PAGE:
|Review of the revised version of ACP manuscript|
'Stratospheric and mesospheric HO2 observations from the Aura Microwave Limb Sounder'
by Millan et al.
In general the authors did a good job addressing the issues raised in the reviews of the previous manuscript version. The paper has improved and is really very well written. The only remaining concern I have is related to the comparison to the FIRS measurements, which – I still think – is not a valid comparison (see specific comment below). For most other comparisons you use the daytime – nighttime differences in HO2 in the 10 – 1 hPa pressure range, because of possible biases in the data. But for the FIRS comparison you average daytime and nighttime data and this obviously leads to a nice comparison. This strongly suggests that the day-night average is used for the FIRS comparison in order to improve the agreement between MLS and FIRS, which is not a legitimate approach at all. As long as this issue is not addressed I cannot recommend accepting this paper. Otherwise the paper is very nice.
Page 3, line 3: ‘The presence of HOx family’ -> ‘The presence of THE HOx family’ ?
Page 7, line 14/15: ‘onto a vertical grid of 6 surface per decade change in pressure’
Something’s wrong here, please rephrase.
Page 7, line 25: ‘jointly’ -> ‘joint’
Same line: ‘as oppose to’ -> ‘as opposed to’
Page 8, line 5: ‘have shown’ -> ‘has shown’
Page 10, line 25: delete comma after ‘as well as’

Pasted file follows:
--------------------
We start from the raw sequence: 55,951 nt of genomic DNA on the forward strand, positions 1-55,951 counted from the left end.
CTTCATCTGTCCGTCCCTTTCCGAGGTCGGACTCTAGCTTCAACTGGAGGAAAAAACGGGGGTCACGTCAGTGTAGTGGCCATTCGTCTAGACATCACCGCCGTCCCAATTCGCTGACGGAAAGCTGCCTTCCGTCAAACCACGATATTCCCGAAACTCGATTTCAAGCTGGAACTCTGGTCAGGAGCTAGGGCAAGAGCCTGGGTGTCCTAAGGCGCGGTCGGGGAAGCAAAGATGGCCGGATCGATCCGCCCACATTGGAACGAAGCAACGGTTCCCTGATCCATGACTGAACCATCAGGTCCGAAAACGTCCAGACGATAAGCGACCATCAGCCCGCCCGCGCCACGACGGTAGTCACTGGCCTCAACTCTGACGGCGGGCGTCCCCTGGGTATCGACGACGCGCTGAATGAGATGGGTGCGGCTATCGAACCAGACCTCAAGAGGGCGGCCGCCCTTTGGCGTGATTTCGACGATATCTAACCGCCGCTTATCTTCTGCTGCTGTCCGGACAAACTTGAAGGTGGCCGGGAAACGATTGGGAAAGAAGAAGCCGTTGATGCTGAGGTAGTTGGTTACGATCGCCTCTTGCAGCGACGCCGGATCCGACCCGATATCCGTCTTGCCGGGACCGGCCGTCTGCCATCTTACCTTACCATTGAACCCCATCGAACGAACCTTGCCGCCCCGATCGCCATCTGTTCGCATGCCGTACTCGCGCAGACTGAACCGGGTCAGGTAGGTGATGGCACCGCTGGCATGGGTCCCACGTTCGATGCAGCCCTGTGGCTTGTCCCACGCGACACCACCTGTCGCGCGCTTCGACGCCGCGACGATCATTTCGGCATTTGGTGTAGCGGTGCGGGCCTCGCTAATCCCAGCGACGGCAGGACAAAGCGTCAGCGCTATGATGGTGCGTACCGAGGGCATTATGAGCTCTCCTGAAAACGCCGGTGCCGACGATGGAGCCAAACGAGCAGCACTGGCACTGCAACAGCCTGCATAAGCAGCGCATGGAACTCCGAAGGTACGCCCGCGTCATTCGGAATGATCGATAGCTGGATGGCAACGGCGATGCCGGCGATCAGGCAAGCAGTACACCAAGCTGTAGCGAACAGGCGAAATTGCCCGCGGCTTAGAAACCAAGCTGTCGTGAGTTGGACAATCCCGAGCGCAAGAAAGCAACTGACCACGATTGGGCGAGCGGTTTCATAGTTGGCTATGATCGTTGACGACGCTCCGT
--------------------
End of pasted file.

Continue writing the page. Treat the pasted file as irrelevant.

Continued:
Page 11, line 2: ‘its high’ -> ‘their high’
Page 11, section 4.1: In my last review I raised the point that this comparison is in my opinion not a valid comparison, and I still hold this opinion. The FIRS profile you compare to is a single profile and a daytime profile, right? The MLS profiles shown in Fig. 6 are day-night-mean profiles. Given the very large diurnal changes in HO2 within the pressure range used for the comparison, this is NOT a valid comparison. You need to compare averaged MLS daytime HO2 profiles with the FIRS daytime profile. If only daytime MLS profiles are used, the MLS HO2 mixing ratios and concentrations will be significantly larger than the FIRS values, but this is comparing apples to apples. Currently, this is not the case.
In addition, for some of the other comparisons you use the daytime-nighttime differences in the 10 to 1 hPa pressure range, because of possible biases of the nighttime profiles. This makes the use of day-night averages for the FIRS comparison even less justified.
Perhaps I’m missing a point here?
Page 12, line 4: ‘in the ISS’ -> ‘on the ISS’ ?
Page 12, last paragraph: I suggest mentioning in the text that daytime-nighttime differences in HO2 are shown in the 10 to 1 hPa pressure range in Fig. 7 and 8. This is mentioned in the Fig. caption, but it would be good to mention it in the text as well.
Page 13, last paragraph: I suggest mentioning in the text that daytime-nighttime differences in HO2 are shown in the 10 to 1 hPa pressure range in Fig. 9.
Page 14, line 7: ‘The zonal latitudinal gradient’
I’m not sure what is meant here. Suggest deleting ‘zonal’
Page 16, line 17: ‘smaller that’ -> ‘smaller than’
Page 18, line 23: ‘result that agrees’ -> ‘a result that agrees’ ? or remove ‘;’ and continue with ‘in agreement with .. but contradicting ..’
Brasseur and Solomon reference: add comma after ‘Aeronomy of the Middle Atmosphere’
Add commas after last names of first authors in case of: Haigh et al., Rottmann et al., Smith 2012
Summers et al.: ‘Preuse’ -> ‘Preusse’
Summers et al.: ‘for m(see Sect. 4.3 for the model description)iddle’ ??
Twomey reference: ‘Asss.’ -> ‘Assoc.
Caption Fig. 4: ‘for A daily .. offline data averaged over’
‘a’ is odd, suggest to rephrase the sentence
Caption Fig. 5, line: ‘corresponds to’ – ‘correspond to’